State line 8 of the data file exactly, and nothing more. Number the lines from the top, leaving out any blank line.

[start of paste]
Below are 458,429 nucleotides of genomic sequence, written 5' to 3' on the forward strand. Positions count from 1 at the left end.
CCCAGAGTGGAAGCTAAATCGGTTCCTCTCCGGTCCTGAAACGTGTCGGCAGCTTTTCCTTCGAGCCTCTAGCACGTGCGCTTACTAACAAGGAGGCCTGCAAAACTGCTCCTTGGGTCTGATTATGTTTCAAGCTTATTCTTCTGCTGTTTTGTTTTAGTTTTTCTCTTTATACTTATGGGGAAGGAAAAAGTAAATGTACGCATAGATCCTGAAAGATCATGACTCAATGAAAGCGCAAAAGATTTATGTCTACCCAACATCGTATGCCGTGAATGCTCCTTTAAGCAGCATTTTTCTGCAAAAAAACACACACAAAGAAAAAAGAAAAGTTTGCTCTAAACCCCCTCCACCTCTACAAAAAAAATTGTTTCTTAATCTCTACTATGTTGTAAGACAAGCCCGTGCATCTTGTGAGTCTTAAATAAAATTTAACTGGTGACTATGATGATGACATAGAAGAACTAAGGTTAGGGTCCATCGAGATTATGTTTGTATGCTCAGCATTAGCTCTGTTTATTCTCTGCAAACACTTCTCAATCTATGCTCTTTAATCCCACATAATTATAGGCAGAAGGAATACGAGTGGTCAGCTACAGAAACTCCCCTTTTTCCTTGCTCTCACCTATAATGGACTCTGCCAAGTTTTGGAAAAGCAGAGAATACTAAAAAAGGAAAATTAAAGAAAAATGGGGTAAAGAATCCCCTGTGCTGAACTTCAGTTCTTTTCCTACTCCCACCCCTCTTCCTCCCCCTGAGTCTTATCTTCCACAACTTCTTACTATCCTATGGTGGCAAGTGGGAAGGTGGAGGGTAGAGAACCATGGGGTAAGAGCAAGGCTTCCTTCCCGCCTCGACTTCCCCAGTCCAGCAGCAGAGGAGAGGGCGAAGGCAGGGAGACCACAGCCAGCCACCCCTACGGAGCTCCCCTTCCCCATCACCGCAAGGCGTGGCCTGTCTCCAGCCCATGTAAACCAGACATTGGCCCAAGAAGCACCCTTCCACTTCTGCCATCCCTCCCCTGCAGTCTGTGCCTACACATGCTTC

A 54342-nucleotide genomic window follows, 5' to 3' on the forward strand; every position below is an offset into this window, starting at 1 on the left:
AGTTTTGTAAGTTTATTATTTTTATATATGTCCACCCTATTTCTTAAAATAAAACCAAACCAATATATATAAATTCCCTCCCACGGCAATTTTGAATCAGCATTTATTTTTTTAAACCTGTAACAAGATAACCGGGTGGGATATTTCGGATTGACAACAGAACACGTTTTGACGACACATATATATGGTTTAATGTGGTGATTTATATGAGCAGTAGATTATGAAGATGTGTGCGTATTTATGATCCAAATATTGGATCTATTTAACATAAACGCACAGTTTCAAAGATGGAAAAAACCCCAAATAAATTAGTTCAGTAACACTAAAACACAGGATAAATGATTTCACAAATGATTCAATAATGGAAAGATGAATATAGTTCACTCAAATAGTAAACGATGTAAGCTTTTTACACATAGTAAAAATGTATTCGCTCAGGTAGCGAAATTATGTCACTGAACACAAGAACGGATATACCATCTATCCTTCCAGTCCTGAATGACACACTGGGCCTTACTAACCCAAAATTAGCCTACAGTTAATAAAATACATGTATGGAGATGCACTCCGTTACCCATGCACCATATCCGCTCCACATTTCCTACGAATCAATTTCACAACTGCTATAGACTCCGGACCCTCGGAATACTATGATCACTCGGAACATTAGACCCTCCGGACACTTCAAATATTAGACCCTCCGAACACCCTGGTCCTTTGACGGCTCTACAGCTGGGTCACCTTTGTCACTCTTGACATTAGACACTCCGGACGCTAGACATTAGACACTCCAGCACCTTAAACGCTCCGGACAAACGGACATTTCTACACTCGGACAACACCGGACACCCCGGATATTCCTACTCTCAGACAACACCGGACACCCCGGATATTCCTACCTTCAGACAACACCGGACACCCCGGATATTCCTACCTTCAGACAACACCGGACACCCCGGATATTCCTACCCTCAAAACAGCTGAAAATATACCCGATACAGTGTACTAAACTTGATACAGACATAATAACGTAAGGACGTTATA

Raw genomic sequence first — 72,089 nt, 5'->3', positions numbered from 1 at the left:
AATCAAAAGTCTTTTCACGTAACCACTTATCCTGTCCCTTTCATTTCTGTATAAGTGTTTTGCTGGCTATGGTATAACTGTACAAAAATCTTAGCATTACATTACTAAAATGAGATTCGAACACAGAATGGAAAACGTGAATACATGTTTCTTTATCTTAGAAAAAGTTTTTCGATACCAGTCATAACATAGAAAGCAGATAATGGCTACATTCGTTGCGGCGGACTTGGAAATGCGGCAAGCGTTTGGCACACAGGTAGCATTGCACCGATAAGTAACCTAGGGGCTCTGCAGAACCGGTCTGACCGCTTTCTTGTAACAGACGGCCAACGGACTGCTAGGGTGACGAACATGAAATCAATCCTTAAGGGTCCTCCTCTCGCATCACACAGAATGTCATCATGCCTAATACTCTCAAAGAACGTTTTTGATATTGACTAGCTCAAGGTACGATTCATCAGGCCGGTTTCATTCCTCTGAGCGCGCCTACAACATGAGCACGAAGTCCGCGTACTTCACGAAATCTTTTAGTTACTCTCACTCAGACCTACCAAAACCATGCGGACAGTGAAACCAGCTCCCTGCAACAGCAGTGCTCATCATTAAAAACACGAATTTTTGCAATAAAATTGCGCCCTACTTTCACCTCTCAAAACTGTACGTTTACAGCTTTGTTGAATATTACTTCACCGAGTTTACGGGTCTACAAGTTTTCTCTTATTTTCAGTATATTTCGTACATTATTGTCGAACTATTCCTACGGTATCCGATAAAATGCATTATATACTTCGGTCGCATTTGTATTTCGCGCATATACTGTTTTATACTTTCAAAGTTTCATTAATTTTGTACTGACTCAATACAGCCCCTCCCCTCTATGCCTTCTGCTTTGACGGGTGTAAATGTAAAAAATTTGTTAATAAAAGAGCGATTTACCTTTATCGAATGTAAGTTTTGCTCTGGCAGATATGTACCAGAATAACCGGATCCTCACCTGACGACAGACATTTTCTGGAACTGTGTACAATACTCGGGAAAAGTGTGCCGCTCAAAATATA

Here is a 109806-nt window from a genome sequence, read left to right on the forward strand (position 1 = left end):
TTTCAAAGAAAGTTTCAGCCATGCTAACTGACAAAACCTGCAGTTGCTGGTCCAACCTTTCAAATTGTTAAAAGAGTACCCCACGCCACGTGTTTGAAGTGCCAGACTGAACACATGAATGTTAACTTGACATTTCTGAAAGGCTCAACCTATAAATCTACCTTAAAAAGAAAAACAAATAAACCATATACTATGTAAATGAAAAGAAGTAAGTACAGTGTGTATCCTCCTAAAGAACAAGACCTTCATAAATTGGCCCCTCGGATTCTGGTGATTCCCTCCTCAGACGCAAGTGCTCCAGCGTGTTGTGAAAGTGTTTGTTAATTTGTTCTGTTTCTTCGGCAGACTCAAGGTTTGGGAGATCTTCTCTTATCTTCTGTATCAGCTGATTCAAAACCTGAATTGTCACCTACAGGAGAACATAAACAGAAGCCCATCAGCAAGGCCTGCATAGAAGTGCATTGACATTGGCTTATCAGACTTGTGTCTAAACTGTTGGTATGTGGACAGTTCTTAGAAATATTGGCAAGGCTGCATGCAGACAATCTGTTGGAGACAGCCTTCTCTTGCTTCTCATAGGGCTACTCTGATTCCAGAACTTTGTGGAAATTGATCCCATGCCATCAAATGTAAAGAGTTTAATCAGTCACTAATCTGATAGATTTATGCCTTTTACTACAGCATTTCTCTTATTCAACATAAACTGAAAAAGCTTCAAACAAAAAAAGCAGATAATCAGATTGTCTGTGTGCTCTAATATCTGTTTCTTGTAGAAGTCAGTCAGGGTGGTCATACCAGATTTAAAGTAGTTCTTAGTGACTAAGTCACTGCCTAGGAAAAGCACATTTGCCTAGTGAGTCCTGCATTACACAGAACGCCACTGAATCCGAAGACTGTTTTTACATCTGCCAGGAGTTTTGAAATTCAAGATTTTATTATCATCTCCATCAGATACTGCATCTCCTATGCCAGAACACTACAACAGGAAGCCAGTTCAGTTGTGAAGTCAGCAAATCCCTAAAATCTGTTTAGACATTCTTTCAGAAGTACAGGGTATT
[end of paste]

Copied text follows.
TTTCAAAGAAAGTTTCAGCCATGCTAACTGACAAAACCTGCAGTTGCTGGTCCAACCTTTCAAATTGTTAAAAGAGTACCCCACGCCACGTGTTTGAAGTGCCAGACTGAACACATGAATGTTAACTTGACATTTCTGAAAGGCTCAACCTATAAATCTACCTTAAAAAGAAAAACAAATAAACCATATACTATGTAAATGAAAAGAAGTAAGTACAGTGTGTATCCTCCTAAAGAACAAGACCTTCATAAATTGGCCCCTCGGATTCTGGTGATTCCCTCCTCAGACGCAAGTGCTCCAGCGTGTTGTGAAAGTGTTTGTTAATTTGTTCTGTTTCTTCGGCAGACTCAAGGTTTGGGAGATCTTCTCTTATCTTCTGTATCAGCTGATTCAAAACCTGAATTGTCACCTACAGGAGAACATAAACAGAAGCCCATCAGCAAGGCCTGCATAGAAGTGCATTGACATTGGCTTATCAGACTTGTGTCTAAACTGTTGGTATGTGGACAGTTCTTAGAAATATTGGCAAGGCTGCATGCAGACAATCTGTTGGAGACAGCCTTCTCTTGCTTCTCATAGGGCTACTCTGATTCCAGAACTTTGTGGAAATTGATCCCATGCCATCAAATGTAAAGAGTTTAATCAGTCACTAATCTGATAGATTTATGCCTTTTACTACAGCATTTCTCTTATTCAACATAAACTGAAAAAGCTTCAAACAAAAAAAGCAGATAATCAGATTGTCTGTGTGCTCTAATATCTGTTTCTTGTAGAAGTCAGTCAGGGTGGTCATACCAGATTTAAAGTAGTTCTTAGTGACTAAGTCACTGCCTAGGAAAAGCACATTTGCCTAGTGAGTCCTGCATTACACAGAACGCCACTGAATCCGAAGACTGTTTTTACATCTGCCAGGAGTTTTGAAATTCAAGATTTTATTATCATCTCCATCAGATACTGCATCTCCTATGCCAGAACACTACAACAGGAAGCCAGTTCAGTTGTGAAGTCAGCAAATCCCTAAAATCTGTTTAGACATTCTTTCAGAAGTACAGGGTATT